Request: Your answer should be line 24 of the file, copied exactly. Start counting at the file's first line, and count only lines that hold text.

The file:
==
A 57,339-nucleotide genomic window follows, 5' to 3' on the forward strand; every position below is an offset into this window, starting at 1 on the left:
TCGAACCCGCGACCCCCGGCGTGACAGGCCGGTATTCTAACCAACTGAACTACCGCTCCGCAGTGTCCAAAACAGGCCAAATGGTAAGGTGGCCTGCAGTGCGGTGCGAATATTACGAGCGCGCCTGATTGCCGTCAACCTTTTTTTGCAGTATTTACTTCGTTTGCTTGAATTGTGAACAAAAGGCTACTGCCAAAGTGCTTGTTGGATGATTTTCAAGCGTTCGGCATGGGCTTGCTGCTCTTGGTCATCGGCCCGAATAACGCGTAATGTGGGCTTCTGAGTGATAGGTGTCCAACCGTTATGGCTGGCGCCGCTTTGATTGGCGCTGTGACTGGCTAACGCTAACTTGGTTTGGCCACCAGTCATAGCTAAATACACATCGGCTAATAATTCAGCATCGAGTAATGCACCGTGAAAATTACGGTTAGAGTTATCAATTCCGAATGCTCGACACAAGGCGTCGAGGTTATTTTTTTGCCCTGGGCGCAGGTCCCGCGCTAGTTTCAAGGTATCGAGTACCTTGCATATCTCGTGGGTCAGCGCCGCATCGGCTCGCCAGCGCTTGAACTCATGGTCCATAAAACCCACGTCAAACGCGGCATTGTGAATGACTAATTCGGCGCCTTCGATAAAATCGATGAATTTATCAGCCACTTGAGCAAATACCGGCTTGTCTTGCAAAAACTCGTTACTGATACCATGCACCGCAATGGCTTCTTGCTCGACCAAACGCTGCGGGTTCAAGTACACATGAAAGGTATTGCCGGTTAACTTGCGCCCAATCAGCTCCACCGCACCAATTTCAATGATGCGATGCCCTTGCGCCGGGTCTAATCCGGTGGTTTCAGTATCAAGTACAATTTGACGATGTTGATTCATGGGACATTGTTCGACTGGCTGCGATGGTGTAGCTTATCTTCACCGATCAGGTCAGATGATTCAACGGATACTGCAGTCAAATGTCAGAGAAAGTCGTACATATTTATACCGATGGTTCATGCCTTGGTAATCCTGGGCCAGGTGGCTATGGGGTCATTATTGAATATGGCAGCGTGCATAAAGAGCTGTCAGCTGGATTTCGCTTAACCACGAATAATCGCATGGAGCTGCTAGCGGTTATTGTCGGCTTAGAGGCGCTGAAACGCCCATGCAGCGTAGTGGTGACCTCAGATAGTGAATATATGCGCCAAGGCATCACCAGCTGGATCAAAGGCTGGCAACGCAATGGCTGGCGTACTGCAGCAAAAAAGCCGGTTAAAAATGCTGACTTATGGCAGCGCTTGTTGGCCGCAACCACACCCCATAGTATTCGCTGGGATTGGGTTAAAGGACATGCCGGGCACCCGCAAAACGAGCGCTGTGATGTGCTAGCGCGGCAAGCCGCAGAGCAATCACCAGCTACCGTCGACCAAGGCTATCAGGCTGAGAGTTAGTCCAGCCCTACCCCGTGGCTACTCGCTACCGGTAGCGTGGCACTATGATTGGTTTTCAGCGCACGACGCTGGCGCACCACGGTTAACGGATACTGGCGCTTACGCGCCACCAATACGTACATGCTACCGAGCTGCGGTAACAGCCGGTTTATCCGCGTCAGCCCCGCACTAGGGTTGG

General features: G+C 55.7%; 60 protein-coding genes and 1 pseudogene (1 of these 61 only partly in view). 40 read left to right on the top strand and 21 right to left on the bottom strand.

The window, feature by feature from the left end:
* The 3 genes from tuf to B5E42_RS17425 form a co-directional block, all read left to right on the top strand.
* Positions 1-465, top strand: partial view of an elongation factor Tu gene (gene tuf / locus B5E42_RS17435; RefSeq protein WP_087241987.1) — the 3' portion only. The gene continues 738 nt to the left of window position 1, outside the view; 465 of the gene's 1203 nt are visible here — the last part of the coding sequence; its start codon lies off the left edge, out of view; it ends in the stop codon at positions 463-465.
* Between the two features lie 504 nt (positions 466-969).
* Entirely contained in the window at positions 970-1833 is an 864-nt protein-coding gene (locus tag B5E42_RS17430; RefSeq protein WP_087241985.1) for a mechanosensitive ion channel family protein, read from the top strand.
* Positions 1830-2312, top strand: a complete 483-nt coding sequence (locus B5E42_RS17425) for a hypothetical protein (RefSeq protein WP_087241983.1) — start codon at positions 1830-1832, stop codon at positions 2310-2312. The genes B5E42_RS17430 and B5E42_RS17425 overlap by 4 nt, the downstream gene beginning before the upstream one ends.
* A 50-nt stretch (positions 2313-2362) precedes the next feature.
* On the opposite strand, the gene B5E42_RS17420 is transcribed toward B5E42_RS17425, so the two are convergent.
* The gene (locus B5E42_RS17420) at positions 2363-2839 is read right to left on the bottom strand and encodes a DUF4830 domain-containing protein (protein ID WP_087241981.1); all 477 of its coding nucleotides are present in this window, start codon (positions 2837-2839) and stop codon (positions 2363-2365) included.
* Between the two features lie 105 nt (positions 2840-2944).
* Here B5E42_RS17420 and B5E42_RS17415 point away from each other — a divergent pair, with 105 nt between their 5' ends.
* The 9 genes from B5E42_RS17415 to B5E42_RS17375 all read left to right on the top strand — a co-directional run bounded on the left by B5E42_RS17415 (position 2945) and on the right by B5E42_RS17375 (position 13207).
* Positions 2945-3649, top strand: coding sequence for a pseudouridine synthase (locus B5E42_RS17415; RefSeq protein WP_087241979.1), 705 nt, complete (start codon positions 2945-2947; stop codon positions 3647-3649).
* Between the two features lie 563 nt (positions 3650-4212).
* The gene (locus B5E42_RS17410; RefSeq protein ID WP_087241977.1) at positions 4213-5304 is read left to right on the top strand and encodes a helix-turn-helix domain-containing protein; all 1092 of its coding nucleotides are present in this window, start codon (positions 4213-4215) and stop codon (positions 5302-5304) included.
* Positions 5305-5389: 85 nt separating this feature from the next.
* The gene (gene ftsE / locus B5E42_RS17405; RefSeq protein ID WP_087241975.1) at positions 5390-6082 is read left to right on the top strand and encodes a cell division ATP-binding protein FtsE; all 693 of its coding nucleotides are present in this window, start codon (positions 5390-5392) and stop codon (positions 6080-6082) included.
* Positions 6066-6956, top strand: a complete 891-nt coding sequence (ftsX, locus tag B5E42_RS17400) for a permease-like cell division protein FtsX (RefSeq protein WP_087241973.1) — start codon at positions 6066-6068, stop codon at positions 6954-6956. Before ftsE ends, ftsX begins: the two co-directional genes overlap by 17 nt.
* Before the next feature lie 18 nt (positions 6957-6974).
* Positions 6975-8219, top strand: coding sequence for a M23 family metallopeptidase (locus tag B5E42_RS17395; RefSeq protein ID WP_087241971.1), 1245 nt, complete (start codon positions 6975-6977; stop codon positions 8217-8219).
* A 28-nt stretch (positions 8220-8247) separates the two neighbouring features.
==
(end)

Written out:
* A 28-nt stretch (positions 8220-8247) separates the two neighbouring features.